You are on page 1of 2

Dvaravati

Main article: Dvaravati

A 13 meter long reclining Buddha, Nakhon Ratchasima

The Chao Phraya River in what is now central Thailand had once been the home of the Mon
Dvaravati culture, which prevailed from the 7th century to the 10th century.[9] The existence
of the civilisations had long been forgotten by the Thai when Samuel Beal discovered the
polity among the Chinese writings on Southeast Asia as "Duoluobodi". During the early 20th
century archaeologists led by George Coeds made excavated in what is now Nakhon Pathom
Province and found it to be a centre of Dvaravati culture. The constructed name Dvaravati
was confirmed by a Sanskrit plate inscription containing the name "Dvaravati".

Khmer period sculpture of Vishnu c. 10th century

Later on, many more Dvaravati sites were discovered throughout the Chao Phraya valley.
The two most important sites were Nakorn Pathom and U Thong (in modern U Thong
District, Suphan Buri Province). The inscriptions of Dvaravati were in Sanskrit and Mon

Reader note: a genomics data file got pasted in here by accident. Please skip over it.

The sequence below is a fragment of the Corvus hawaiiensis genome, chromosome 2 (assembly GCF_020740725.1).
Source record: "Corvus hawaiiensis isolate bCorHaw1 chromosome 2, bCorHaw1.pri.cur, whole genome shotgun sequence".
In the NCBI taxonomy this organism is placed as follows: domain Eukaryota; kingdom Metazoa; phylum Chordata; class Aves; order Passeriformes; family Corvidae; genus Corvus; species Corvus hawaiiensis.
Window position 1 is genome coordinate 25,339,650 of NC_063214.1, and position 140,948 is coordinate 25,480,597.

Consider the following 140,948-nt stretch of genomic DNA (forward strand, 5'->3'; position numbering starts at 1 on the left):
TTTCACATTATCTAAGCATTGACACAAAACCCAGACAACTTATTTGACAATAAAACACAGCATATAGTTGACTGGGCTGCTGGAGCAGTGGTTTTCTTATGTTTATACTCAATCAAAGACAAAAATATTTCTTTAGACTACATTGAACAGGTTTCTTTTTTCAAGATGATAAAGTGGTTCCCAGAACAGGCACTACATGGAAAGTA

using the script derived from the Pallava alphabet of the South Indian Pallava dynasty.

The religion of Dvaravati is thought to be Theravada Buddhism through contacts with Sri
Lanka, with the ruling class also participating in Hindu rites. The Dvaravati art, including the
Buddha sculptures and stupas, showed strong similarities to those of the Gupta Empire of
India. The most prominent production of Dvaravati art are dharmachakras, stone wheels
signifying Buddhist principles. The eastern parts of the Chao Phraya valley were subjected to
a more Khmer and Hindu influence as the inscriptions are found in Khmer and Sanskrit.[10]

Dvaravati was not a kingdom but a network of city-states paying tribute to more powerful
ones according to the mandala political model. Dvaravati culture expanded into Isan as well
as south as far as the Kra Isthmus. Dvaravati was a part of ancient international trade as
Roman artefacts were also found and Dvaravati tributes to the Tang Chinese court are
recorded. The culture lost power around the 10th century when they submitted to the more
unified Lavo-Khmer polity.

Si Kottaboon
In what is modern Isan, another Indianised kingdom, Si Kottaboon, rose with the capital of
Nakhon Phanom. The territory of Si Khottaboon encompassed mostly northern Isan and
central Laos.